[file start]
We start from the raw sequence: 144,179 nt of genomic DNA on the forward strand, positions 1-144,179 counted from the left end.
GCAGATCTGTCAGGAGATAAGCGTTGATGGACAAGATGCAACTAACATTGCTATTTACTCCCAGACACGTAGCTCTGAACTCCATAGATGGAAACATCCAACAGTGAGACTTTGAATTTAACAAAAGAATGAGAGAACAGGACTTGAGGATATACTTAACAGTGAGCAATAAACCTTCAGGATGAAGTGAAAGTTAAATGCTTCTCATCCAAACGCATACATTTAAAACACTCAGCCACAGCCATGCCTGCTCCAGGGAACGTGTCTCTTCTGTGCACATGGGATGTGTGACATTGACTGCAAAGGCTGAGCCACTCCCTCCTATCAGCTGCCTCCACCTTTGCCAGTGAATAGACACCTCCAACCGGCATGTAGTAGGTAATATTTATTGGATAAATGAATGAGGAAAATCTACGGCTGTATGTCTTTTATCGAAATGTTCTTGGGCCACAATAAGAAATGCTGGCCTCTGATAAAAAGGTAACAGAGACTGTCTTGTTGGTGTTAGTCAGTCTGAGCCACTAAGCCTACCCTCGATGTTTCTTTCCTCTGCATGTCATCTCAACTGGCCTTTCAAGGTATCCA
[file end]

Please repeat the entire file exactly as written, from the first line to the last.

We start from the raw sequence: 144,179 nt of genomic DNA on the forward strand, positions 1-144,179 counted from the left end.
GCAGATCTGTCAGGAGATAAGCGTTGATGGACAAGATGCAACTAACATTGCTATTTACTCCCAGACACGTAGCTCTGAACTCCATAGATGGAAACATCCAACAGTGAGACTTTGAATTTAACAAAAGAATGAGAGAACAGGACTTGAGGATATACTTAACAGTGAGCAATAAACCTTCAGGATGAAGTGAAAGTTAAATGCTTCTCATCCAAACGCATACATTTAAAACACTCAGCCACAGCCATGCCTGCTCCAGGGAACGTGTCTCTTCTGTGCACATGGGATGTGTGACATTGACTGCAAAGGCTGAGCCACTCCCTCCTATCAGCTGCCTCCACCTTTGCCAGTGAATAGACACCTCCAACCGGCATGTAGTAGGTAATATTTATTGGATAAATGAATGAGGAAAATCTACGGCTGTATGTCTTTTATCGAAATGTTCTTGGGCCACAATAAGAAATGCTGGCCTCTGATAAAAAGGTAACAGAGACTGTCTTGTTGGTGTTAGTCAGTCTGAGCCACTAAGCCTACCCTCGATGTTTCTTTCCTCTGCATGTCATCTCAACTGGCCTTTCAAGGTATCCA